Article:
Design engineers confront an ever-expanding array of control-system choices. Reason: Industrial-software companies and machine-control companies struggle to keep up with IBM and Microsoft as they switch or upgrade their operating systems. Each change in Windows requires more investment in time and money to rewrite software so it remains compatible with the new version. As systems increase in complexity, engineers face hardware-integration nightmares and troublesome software patches that slow down machine configuration, setup, and delivery. And, ultimately, eat into the bottom line.
In this "Year of the Network," the cost and complexity of performing remote development, maintenance, and reporting on automated equipment has come down. Several vendors have developed options to support factories abroad. ORMEC (Rochester, NY), for example, has added features to its industrial PC-based motion controllers that build on industry-standard hardware and open TCP/IP communications for remote communications. And Ethernet modules are now available for certain high-end to mid-level PLCs from companies such as GE Fanuc (Charlottesville, VA) and Schneider Automation (North Andover, MA).
Engineers accustomed to using the Web as a research and communications tool now find that web-enabled controllers can help streamline worldwide support of their equipment. Benefits include reduced time and travel for system diagnostics and maintenance, continuous improvement, and software updates and enhancements. While many manufacturers may approach with skepticism the idea of running an entire manufacturing enterprise from a laptop computer, Control Technology Corp.'s model 2717 web-server module may soon make it a reality.
Control Technology (Hopkinton, MA) recently was awarded US Patent No. 5,805,442 for its new integrated communication system for controllers. Each controller is equipped to perform control functions, gather relevant data, store the data in the controller, and allow viewing of the data through a widely available user interface: the World Wide Web.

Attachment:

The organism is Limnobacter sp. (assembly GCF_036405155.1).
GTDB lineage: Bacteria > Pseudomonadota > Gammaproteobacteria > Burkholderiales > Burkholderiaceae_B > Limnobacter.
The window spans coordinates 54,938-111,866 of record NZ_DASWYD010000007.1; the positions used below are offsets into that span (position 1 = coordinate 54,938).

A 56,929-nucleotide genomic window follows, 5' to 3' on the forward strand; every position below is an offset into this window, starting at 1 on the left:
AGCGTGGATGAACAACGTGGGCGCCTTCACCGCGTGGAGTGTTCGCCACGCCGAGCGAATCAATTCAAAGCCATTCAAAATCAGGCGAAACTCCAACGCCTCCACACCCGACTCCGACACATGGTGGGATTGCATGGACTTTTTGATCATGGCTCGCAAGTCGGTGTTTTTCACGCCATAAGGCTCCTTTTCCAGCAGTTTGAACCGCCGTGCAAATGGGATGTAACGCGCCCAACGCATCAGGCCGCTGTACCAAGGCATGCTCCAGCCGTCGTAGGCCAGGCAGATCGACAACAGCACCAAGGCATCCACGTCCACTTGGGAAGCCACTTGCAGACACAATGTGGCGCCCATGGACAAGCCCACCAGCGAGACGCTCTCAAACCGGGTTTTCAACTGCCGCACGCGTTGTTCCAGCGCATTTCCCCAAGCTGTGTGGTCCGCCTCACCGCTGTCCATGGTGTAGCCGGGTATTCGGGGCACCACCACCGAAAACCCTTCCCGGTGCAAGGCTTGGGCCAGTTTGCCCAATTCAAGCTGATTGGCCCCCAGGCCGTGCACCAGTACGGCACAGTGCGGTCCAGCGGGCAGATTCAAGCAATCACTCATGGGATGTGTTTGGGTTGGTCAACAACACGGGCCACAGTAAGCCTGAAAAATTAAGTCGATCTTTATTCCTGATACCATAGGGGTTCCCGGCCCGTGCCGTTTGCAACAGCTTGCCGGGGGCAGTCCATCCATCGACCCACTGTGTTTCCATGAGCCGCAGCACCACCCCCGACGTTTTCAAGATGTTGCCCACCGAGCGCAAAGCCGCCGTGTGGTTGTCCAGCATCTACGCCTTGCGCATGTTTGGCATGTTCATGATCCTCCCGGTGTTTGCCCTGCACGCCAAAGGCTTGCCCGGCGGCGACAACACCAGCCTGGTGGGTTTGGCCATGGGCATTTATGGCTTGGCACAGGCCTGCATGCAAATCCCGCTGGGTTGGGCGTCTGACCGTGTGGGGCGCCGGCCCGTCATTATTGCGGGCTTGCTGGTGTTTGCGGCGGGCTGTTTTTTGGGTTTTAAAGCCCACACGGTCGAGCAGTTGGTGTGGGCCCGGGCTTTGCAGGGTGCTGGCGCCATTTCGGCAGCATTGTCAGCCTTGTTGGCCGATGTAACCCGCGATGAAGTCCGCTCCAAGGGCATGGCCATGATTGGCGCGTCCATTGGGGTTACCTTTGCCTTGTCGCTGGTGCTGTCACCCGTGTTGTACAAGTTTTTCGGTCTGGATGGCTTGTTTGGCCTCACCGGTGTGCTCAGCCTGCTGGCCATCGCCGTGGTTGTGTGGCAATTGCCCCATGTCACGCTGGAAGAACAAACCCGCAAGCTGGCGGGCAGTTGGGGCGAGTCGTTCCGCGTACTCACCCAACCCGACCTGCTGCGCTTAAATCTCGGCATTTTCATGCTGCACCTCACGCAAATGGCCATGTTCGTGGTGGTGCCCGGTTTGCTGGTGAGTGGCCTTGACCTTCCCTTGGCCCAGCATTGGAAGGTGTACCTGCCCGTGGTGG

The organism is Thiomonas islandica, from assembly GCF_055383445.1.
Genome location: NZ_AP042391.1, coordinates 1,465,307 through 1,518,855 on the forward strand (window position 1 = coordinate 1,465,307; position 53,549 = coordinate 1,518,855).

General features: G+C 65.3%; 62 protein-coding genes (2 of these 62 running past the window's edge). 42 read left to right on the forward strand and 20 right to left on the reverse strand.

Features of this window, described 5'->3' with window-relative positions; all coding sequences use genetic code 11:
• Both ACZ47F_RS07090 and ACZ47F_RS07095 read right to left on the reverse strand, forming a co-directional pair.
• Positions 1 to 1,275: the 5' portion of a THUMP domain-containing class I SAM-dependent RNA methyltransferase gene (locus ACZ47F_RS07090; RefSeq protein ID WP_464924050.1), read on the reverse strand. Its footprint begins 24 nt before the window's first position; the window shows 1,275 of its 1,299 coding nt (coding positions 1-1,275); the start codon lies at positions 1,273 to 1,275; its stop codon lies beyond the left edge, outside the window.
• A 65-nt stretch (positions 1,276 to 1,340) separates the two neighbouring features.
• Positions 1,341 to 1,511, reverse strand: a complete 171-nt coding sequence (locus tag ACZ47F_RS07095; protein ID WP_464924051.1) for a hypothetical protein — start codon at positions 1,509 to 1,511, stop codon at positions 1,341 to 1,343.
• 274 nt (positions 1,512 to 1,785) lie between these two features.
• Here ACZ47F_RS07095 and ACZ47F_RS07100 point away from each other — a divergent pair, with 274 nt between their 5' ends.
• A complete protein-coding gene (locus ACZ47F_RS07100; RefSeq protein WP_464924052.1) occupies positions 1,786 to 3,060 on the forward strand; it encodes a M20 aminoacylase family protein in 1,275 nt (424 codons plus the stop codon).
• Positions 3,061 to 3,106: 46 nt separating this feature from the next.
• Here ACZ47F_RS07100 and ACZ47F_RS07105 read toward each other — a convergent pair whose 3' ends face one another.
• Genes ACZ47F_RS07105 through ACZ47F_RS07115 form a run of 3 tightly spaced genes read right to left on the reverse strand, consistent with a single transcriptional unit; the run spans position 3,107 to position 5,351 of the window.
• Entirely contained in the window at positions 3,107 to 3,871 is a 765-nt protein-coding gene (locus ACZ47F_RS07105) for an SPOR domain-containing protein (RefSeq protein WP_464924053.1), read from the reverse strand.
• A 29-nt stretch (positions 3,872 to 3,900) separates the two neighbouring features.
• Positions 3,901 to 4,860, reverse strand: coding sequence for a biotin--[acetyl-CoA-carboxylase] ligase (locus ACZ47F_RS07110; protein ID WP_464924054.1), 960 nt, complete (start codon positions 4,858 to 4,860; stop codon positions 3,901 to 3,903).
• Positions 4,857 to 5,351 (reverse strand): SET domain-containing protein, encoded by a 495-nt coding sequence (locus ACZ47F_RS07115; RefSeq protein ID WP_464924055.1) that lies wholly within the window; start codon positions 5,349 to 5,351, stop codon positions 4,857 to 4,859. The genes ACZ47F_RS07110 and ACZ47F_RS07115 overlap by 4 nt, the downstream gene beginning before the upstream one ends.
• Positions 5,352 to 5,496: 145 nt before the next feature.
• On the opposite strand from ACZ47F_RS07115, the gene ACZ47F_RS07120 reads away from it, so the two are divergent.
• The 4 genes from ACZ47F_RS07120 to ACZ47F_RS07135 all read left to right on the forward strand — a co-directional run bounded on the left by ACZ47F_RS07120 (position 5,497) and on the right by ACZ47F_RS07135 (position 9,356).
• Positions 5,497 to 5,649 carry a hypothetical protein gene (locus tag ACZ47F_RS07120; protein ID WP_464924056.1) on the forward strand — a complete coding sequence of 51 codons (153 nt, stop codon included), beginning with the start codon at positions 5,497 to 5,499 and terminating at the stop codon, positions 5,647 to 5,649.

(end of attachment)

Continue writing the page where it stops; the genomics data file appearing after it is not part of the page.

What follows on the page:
"To embed web technology in our controllers, we needed to add memory and increase processing power," explains Control Technology's President Ken Crater. Each controller contains extra computer storage in the form of memory, and an upgraded processor that increases processing power 10 times.
When you plug the controller into an Ethernet connection, the machine becomes a "node" on the network. A built-in web server lets a user with a standard computer running Internet Explorer bring up web pages that originate within the controller itself. An immediate bonus for users is eliminating the extra cost of operator-interface software. "Internet Explorer is essentially free. If you don't have it, you can download it from Microsoft's website," says Crater. "When users bring up a web page and see their entire plant open before their eyes, they begin to imagine the possibilities."
Having a standard web browser as the user interface provides live data feeds so that operators, maintenance people, or production-control personnel can monitor the efficiency of the equipment. They can measure overall behavior, perform diagnostic checks, or even effect certain maintenance operations--all without customized software on the computer running the browser, or using intermediary proxy servers.